Alden Bianchi, BS
Hometown: Worcester, MA
Degree earned at WPI:
BS, Math & Computer Sciences
Degrees earned from other institutions:
LLM, Boston University School of Law
LLM, Georgetown University
JD, Suffolk University
Why did you choose to attend WPI?
I had some facility with mathematics and science and felt I belonged at a school like WPI that emphasized those things.
How did your studies and experiences at WPI prepare you for graduate school?
The professors at WPI had uniformly high standards. It’s really a no fluff zone. You’re judged according to a very high standard and are held accountable. As an engineering school, you can’t purport to graduate folks who are competent in math and science without insisting that they get it right.
I am the Practice Group Leader of Mintz Levin’s Employee Benefits & Executive Compensation Practice, Senior Partner. I advise corporate, not-for-profit, governmental, and individual clients on a broad range of executive compensation and employee benefits issues. I’ve also had the privilege of representing WPI from time to time in my field.
One of the highlights of my professional career was representing the Romney administration in connection with the historic 2006 Massachusetts health care reform act. This was a truly remarkable opportunity to craft the law that basically became the model for what we did federally and to work with Governor Romney as a hands-on participant in this project. I either wrote, edited, or signed-off on the entire administration bill. It was the first time in my career that I was involved in policy, as opposed to law. It was humbling to be sitting in a room working with folks making policy - where every little decision you make affects millions of people.
How do you feel your experiences at WPI prepared you for working in your field?
The branch of law that I’m in tends to get very quantitative. There is a lot of actuarial science in dealing with retirement-type benefits and even health care. These actuarial concepts come very easily to me – they’re intuitive – by reason of having spent my under graduate days at WPI.
My four years at WPI gave me the grounding and critical thinking that became the basis for everything else I did.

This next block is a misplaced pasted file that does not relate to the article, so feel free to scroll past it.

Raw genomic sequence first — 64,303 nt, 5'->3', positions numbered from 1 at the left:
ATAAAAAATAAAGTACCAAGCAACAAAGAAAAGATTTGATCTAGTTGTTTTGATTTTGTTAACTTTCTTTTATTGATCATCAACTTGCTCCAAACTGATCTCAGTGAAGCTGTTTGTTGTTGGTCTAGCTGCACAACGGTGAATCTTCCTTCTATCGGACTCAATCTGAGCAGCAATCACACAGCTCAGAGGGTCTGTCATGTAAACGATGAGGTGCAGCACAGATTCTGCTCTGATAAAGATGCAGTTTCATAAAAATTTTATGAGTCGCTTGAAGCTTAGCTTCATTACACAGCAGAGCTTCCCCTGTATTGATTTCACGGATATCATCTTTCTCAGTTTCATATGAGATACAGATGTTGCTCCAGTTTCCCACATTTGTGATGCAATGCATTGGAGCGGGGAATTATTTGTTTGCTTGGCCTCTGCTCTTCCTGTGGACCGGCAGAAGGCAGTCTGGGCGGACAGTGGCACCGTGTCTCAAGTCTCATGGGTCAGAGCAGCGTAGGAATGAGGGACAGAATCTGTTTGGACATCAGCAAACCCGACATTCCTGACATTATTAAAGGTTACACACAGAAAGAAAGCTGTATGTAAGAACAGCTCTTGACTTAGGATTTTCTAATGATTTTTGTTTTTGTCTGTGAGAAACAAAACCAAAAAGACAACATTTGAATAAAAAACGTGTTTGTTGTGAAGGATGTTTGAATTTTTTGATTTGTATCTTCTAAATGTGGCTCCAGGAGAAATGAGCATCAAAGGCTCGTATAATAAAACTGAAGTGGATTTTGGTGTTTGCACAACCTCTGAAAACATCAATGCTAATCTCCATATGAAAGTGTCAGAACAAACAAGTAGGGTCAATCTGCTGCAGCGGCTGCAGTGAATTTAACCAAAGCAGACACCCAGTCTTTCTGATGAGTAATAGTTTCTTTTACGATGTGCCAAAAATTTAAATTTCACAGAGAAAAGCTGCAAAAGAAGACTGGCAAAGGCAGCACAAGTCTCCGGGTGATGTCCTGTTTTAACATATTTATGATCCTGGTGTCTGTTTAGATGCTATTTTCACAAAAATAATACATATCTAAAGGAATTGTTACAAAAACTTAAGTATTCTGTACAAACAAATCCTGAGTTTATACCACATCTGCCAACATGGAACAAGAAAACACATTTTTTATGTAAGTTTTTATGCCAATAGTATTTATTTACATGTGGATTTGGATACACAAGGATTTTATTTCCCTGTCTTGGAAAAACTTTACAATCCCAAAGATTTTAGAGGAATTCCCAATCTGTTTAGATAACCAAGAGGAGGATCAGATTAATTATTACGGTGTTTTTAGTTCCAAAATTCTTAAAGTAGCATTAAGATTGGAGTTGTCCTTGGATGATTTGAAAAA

How has WPI’s philosophy of Theory and Practice, and working with teams, prepared you to meet real-world challenges in grad school and the workplace?
I can’t think of a better environment to get ready for the real world. When you get to WPI, you start to realize there are a lot of very smart, very capable people on the planet with whom you are going to have to cooperate and with whom you are going to have to compete; WPI prepares you to do both.
We’re moving towards a knowledge society where one of the most useful skills is to take a morass of issues, facts, problems, and limitations, and fashion a solution out of that. These are the skills that one has to learn in order to survive at WPI. Problems don’t come neatly packaged, at all. They come in the form of a big blob. The value of the WPI education is learning to be able to sort that blob out, make sense of it, and make it work for our clients, customers, patients, whomever.
WPI prepares you for the vagaries of the real world. Reality is constantly asserting itself, and every day is a day in earth school. This is a very effective brand of earth school.
Groups or extracurricular activities you participated in at WPI:
- Alpha Epsilon Pi Fraternity
- Debate Team
Academic or professional awards you have received:
- Nationally recognized in the 2011 edition of Chambers USA: America’s Leading Lawyers for Business as a leader in the field, one of only about twelve chosen across the nation
- Listed in Woodward & White’s Best Lawyers in America
- Included in Marquis’ Who’s Who in American Law
- Fellow of the American College of Employee Benefits Counsel.
- Recognized annually since 2006 as a Massachusetts Super Lawyer by the publishers of Boston Magazine.
WPI grounds you in the skills and the mindset that you need for anything that you want to do. Coming out of WPI, you will have the tools in your tool box to succeed. The rest is up to you.